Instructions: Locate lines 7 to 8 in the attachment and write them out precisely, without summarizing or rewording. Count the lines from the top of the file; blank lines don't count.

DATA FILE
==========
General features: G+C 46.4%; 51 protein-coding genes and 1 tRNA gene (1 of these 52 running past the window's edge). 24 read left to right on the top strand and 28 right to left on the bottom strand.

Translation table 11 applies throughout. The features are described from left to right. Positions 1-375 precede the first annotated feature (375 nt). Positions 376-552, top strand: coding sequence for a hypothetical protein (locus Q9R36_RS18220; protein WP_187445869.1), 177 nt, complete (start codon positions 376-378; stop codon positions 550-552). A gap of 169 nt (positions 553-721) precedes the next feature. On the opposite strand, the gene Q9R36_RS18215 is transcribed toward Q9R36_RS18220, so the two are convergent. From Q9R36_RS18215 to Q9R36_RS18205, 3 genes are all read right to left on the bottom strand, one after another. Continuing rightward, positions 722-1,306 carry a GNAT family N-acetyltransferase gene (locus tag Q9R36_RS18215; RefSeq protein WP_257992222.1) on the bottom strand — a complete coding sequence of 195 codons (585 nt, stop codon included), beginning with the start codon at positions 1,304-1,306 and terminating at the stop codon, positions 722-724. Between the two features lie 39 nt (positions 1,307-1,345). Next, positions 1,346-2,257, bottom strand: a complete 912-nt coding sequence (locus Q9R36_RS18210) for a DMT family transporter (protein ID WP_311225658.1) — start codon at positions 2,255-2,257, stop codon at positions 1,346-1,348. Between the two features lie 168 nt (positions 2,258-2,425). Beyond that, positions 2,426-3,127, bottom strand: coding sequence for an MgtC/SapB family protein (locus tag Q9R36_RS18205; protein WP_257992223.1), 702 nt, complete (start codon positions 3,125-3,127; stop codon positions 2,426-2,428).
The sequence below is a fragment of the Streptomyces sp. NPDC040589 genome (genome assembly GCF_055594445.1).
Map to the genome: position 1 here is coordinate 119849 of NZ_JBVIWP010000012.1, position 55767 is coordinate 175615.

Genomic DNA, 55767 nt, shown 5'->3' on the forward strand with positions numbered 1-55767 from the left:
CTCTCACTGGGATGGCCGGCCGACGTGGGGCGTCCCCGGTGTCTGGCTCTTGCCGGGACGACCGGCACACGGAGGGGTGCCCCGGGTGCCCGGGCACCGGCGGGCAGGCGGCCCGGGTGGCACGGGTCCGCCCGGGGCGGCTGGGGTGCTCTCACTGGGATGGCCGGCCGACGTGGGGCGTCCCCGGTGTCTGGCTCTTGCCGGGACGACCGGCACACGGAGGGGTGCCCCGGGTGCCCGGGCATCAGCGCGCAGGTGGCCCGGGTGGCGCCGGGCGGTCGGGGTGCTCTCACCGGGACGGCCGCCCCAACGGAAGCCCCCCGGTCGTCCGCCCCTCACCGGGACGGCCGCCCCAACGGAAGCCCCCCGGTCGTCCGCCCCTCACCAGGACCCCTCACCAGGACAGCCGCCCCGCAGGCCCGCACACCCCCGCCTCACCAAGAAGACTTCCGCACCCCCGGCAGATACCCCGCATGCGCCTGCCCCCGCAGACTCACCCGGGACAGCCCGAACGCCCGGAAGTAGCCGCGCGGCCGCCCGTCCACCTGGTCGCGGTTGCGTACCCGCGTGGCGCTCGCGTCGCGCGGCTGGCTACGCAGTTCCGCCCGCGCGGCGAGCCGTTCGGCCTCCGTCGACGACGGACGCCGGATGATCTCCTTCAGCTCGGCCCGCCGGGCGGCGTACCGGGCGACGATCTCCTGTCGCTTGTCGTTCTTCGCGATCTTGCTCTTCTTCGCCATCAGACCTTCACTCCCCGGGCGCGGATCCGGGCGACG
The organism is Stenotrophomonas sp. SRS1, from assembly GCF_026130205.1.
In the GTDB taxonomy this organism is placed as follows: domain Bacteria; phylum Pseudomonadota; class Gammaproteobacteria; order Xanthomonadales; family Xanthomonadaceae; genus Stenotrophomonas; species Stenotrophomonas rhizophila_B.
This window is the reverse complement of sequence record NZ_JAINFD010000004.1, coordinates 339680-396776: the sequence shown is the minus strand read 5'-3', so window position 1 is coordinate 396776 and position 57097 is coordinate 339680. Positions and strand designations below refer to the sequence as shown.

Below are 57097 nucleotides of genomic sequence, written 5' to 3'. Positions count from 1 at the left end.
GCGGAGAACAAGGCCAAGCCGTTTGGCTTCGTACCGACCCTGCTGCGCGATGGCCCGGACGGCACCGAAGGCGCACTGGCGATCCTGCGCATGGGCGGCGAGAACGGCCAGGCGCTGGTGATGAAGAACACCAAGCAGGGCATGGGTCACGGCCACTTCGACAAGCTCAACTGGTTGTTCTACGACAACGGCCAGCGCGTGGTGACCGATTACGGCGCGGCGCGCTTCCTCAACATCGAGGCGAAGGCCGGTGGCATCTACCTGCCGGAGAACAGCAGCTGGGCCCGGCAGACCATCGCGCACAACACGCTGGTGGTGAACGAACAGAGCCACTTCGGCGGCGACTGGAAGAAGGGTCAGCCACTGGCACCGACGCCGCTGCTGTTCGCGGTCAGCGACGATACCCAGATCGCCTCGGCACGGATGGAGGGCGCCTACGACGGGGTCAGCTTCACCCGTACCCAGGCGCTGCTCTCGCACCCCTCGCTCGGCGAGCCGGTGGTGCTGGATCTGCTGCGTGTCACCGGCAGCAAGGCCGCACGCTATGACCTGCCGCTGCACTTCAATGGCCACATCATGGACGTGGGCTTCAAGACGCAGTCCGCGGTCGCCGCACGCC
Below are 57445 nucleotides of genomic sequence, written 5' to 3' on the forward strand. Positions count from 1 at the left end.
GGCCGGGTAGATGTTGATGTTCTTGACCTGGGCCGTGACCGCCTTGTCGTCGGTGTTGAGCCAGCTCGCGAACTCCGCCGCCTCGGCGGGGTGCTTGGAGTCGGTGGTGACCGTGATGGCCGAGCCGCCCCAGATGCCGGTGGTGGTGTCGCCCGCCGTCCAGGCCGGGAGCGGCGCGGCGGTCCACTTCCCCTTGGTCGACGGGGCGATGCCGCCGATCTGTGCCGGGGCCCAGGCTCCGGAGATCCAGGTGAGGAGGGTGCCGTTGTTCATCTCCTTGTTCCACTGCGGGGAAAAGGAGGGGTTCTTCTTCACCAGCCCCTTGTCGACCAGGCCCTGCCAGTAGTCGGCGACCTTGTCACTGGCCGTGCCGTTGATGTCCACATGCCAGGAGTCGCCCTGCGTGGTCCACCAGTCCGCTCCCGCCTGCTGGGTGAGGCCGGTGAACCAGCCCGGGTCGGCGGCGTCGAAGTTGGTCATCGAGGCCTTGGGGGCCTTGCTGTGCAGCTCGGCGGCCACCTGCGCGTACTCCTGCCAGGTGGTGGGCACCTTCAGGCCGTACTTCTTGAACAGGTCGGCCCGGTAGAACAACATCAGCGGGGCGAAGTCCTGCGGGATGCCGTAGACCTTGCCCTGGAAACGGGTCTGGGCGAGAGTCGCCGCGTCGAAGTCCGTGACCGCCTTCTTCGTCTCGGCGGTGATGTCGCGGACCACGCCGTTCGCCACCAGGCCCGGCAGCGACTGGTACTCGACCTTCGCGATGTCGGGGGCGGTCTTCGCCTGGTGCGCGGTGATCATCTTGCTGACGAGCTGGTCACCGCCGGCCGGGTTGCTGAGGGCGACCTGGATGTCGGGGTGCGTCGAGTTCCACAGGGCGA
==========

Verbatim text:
The organism is Stenotrophomonas sp. SRS1, from assembly GCF_026130205.1.
In the GTDB taxonomy this organism is placed as follows: domain Bacteria; phylum Pseudomonadota; class Gammaproteobacteria; order Xanthomonadales; family Xanthomonadaceae; genus Stenotrophomonas; species Stenotrophomonas rhizophila_B.